X REDUCED Y Where X= Agreement and Y = Amount of phosphates

IMHO the "THAT" pronoun is not modifying "PHOSPHATES" , it is modifying the Prepositional Phrase
"Amount of Phosphates".

So X REDUCED the AMOUNT which municipalities WERE ALLOWED to DUMP at the time of agreement.
Hence , I agree the use of PP is unnecessary in this context.

However, I disagree the use of present tense here because after 1972's agreement the AMOUNT has already been
REDUCED WHICH they WERE ALLOWED TO DUMP.

How can 1972's agreement REDUCE the CURRENT AMOUNT when it has already reduced the AMOUNT that was ALLOWED at the time of agreement?????

Truly Tricky sentence it is.

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Re: A 1972 agreement between Canada and the United States reduce [#permalink]

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10 Sep 2013, 20:32
A 1972 agreement between Canada and the United States reduced the amount of phosphates

that municipalities had been allowed to dump into the Great Lakes.

I wasn't fully convinced with the OA it was between A and D for me. When I pre-thought an answer choice I thought of the "were allowed" but that wasn't there in any of the answer choice.
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Re: A 1972 agreement between Canada and the United States reduce [#permalink]

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11 Sep 2013, 23:51
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nelz007 wrote:
A 1972 agreement between Canada and the United States reduced the amount of phosphates

that municipalities had been allowed to dump into the Great Lakes.

I wasn't fully convinced with the OA it was between A and D for me. When I pre-thought an answer choice I thought of the "were allowed" but that wasn't there in any of the answer choice.

Hi Nelson,
Let me address your doubt by first understanding the intended meaning of the sentence and analyzing the sentence structure. Then it will be easier to understand the differences between the options. (A and D in this case)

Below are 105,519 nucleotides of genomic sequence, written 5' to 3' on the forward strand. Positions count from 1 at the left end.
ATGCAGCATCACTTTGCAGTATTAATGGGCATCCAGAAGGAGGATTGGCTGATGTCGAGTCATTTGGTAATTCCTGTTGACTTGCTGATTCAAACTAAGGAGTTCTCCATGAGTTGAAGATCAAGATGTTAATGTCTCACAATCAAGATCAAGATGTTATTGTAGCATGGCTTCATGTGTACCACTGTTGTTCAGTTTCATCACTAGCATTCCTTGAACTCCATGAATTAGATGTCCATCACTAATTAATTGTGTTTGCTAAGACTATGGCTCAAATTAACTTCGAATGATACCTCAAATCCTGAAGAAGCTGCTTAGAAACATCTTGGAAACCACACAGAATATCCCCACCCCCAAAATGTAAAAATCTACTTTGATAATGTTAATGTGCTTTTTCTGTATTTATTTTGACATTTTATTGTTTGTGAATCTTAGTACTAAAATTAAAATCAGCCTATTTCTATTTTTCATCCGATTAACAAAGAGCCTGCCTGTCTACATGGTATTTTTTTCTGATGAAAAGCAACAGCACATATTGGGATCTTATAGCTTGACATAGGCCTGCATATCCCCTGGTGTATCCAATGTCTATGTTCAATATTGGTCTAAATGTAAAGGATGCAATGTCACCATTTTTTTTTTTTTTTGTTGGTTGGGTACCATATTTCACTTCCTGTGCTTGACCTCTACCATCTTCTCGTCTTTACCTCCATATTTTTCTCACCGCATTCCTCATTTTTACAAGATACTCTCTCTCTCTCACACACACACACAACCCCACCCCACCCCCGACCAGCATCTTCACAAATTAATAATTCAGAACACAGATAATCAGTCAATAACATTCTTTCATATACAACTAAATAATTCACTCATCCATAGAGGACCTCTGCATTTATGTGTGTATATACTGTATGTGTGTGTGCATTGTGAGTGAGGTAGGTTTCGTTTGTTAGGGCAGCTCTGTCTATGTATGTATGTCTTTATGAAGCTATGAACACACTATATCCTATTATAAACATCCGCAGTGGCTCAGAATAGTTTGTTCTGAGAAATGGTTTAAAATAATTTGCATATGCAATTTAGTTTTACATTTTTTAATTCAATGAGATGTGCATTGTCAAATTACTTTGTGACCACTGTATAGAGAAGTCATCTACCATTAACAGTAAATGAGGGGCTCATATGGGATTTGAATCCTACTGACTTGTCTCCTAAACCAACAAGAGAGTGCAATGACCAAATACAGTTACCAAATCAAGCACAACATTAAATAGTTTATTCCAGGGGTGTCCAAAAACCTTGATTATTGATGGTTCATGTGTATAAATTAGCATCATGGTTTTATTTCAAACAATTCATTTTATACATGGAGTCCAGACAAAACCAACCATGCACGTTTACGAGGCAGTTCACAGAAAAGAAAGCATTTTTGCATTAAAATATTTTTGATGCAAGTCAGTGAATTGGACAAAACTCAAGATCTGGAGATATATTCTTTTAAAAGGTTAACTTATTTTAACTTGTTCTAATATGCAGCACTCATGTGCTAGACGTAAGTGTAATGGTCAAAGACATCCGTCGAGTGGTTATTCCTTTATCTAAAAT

The intended meaning of the sentence is that till 1972, municipalities were allowed to dump a certain amount of phosphate into the Great Lakes. However, a 1972 agreement between Canada and the US reduced this amount. Now let us analyze the sentence structure.

• A 1972 agreement between Canada and the United States reduced the amount of phosphates
o that municipalities had been allowed to dump into the Great Lakes.

The only error in this sentence is the use of past perfect tense “had been allowed”.

Let us understand how. Per the sentence, the agreement reduced the amount that municipalities were allowed to dump. Now in this sentence, the verb tense - past perfect tense - had been allowed - is incorrect because it non-sensically implies that municipalities were allowed to dump a certain amount sometime in the past - (they are no longer allowed to dump now, since the action is already completed) and then the next event in the past happened - the agreement reduced this amount. It is not possible to reduce an amount for something that has already happened (had been allowed).

Therefore Choice A is incorrect for the reason discussed above.

Choice D: reduced the amount of phosphates that municipalities are allowed to dump.
This choice conveys the intended meaning. In general, the municipalities are allowed to dump a certain amount of phosphate. However, an agreement between Canada and the US reduced that amount in 1972.
Therefore this option is correct.

The thing to note here is that both "were" and "are" can be correct. So, if any one of these is given in the option statements, we can mark that option statement.

Now, the question is: what difference does it make to use "are" over "were"?

The school reduced the fine that Joe was supposed to pay.
The school reduced the fine that Joe is supposed to pay.

Can you identify the difference between these two sentences?

In the first sentence, Joe "was" supposed to pay the fine sometime in the past and we do not know whether he has paid the fine till now or not.
In the second sentence, Joe "is" supposed to pay the fine presently and we know that he has not yet paid the fine.

Similar is the case with the use of "were" and "are" in the original sentence.

A 1972 agreement between Canada and the US reduced the amount of phosphates that municipalities were allowed to dump into the Great Lakes

A 1972 agreement between Canada and the US reduced the amount of phosphates that municipalities are allowed to dump into the Great Lakes

The first sentence means that we are referring to amount of phosphates that municipalities were allowed to dump in the past whereas the second sentence means that we are referring to the amount of phosphates that municipalities are allowed to dump currently.